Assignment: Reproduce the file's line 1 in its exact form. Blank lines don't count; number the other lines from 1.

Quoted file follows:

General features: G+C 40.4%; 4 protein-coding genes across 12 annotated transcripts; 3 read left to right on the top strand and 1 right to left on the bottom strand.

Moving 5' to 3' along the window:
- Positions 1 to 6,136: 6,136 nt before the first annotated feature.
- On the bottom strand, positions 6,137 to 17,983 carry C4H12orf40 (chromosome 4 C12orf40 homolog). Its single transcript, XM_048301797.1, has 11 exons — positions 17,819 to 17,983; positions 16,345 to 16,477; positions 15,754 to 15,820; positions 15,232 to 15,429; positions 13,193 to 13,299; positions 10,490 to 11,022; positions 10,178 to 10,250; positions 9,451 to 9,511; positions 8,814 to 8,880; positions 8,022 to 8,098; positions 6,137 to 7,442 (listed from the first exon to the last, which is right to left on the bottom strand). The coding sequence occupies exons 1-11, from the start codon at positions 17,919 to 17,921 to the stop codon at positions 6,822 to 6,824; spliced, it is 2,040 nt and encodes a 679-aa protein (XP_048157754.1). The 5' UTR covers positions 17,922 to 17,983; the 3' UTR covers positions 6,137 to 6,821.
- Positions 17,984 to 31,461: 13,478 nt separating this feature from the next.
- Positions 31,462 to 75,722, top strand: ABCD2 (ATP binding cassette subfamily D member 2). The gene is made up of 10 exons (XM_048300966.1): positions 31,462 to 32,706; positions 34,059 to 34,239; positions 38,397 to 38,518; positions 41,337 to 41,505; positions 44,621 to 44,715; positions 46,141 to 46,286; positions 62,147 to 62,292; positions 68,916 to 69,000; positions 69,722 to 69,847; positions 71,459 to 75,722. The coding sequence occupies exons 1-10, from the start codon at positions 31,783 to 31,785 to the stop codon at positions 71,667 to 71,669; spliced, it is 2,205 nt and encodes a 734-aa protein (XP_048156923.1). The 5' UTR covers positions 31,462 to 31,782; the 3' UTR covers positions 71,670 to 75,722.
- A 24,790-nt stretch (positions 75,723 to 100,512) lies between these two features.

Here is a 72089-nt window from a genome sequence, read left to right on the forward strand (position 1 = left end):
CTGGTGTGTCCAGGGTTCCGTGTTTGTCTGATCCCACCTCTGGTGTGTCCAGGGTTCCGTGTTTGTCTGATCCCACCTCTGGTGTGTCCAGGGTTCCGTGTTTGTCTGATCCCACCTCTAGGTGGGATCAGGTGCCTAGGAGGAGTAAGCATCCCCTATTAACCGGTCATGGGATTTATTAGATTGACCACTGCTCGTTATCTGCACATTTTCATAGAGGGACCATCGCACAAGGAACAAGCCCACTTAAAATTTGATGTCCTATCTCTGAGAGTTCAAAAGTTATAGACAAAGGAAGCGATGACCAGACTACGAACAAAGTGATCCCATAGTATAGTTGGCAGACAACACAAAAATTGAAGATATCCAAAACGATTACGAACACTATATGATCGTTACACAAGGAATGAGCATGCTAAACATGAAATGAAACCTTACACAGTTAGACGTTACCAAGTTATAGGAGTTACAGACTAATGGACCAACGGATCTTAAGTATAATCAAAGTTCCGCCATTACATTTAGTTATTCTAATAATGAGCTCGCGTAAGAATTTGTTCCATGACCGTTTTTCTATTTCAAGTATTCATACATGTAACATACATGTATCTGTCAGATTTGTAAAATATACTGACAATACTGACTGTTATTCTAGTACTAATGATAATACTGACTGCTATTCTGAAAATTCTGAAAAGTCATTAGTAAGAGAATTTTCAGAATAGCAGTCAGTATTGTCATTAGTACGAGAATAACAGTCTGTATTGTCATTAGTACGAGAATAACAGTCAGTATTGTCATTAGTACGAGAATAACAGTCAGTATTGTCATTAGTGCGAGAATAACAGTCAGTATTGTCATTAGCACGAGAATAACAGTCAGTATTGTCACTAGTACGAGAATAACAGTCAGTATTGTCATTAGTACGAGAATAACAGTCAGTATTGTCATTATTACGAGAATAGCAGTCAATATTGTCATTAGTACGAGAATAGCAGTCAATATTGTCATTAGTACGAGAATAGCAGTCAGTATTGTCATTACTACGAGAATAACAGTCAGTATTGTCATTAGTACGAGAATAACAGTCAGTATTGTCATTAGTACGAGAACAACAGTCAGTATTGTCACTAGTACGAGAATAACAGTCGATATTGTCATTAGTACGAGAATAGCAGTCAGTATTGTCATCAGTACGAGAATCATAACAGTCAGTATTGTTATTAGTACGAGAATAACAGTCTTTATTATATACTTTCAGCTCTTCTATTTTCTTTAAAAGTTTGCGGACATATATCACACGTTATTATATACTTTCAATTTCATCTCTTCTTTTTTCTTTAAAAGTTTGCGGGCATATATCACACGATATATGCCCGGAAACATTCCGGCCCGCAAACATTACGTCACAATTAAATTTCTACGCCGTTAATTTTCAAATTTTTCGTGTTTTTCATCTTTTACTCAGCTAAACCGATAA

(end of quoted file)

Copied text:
General features: G+C 40.4%; 4 protein-coding genes across 12 annotated transcripts; 3 read left to right on the top strand and 1 right to left on the bottom strand.